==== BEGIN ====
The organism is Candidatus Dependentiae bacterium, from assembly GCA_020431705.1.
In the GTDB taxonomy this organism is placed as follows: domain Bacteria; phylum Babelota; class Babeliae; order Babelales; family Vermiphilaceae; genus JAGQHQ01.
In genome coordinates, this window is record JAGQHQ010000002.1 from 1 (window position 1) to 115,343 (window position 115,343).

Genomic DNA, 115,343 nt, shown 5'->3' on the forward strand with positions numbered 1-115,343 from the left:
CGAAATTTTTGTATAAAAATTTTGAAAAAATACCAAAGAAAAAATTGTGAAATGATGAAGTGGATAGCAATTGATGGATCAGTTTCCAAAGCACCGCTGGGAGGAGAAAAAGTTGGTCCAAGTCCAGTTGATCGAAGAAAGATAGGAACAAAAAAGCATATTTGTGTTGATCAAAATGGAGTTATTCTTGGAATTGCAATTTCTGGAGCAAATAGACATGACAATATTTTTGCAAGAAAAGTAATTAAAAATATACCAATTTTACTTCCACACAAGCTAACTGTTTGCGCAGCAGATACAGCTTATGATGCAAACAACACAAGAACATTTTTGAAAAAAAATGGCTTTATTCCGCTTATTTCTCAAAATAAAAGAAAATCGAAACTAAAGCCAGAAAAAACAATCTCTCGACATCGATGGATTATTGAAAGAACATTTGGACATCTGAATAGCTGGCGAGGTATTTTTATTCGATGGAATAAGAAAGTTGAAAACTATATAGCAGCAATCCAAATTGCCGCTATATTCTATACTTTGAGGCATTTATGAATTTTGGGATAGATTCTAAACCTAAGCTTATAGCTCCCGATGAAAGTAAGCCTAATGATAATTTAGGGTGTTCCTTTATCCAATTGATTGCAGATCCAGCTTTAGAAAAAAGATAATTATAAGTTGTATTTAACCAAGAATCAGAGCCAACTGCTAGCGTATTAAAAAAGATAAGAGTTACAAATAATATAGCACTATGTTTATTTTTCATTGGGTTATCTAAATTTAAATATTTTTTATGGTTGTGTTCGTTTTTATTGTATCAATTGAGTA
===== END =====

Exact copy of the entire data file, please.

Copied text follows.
The organism is Candidatus Dependentiae bacterium, from assembly GCA_020431705.1.
In the GTDB taxonomy this organism is placed as follows: domain Bacteria; phylum Babelota; class Babeliae; order Babelales; family Vermiphilaceae; genus JAGQHQ01.
In genome coordinates, this window is record JAGQHQ010000002.1 from 1 (window position 1) to 115,343 (window position 115,343).

Genomic DNA, 115,343 nt, shown 5'->3' on the forward strand with positions numbered 1-115,343 from the left:
CGAAATTTTTGTATAAAAATTTTGAAAAAATACCAAAGAAAAAATTGTGAAATGATGAAGTGGATAGCAATTGATGGATCAGTTTCCAAAGCACCGCTGGGAGGAGAAAAAGTTGGTCCAAGTCCAGTTGATCGAAGAAAGATAGGAACAAAAAAGCATATTTGTGTTGATCAAAATGGAGTTATTCTTGGAATTGCAATTTCTGGAGCAAATAGACATGACAATATTTTTGCAAGAAAAGTAATTAAAAATATACCAATTTTACTTCCACACAAGCTAACTGTTTGCGCAGCAGATACAGCTTATGATGCAAACAACACAAGAACATTTTTGAAAAAAAATGGCTTTATTCCGCTTATTTCTCAAAATAAAAGAAAATCGAAACTAAAGCCAGAAAAAACAATCTCTCGACATCGATGGATTATTGAAAGAACATTTGGACATCTGAATAGCTGGCGAGGTATTTTTATTCGATGGAATAAGAAAGTTGAAAACTATATAGCAGCAATCCAAATTGCCGCTATATTCTATACTTTGAGGCATTTATGAATTTTGGGATAGATTCTAAACCTAAGCTTATAGCTCCCGATGAAAGTAAGCCTAATGATAATTTAGGGTGTTCCTTTATCCAATTGATTGCAGATCCAGCTTTAGAAAAAAGATAATTATAAGTTGTATTTAACCAAGAATCAGAGCCAACTGCTAGCGTATTAAAAAAGATAAGAGTTACAAATAATATAGCACTATGTTTATTTTTCATTGGGTTATCTAAATTTAAATATTTTTTATGGTTGTGTTCGTTTTTATTGTATCAATTGAGTA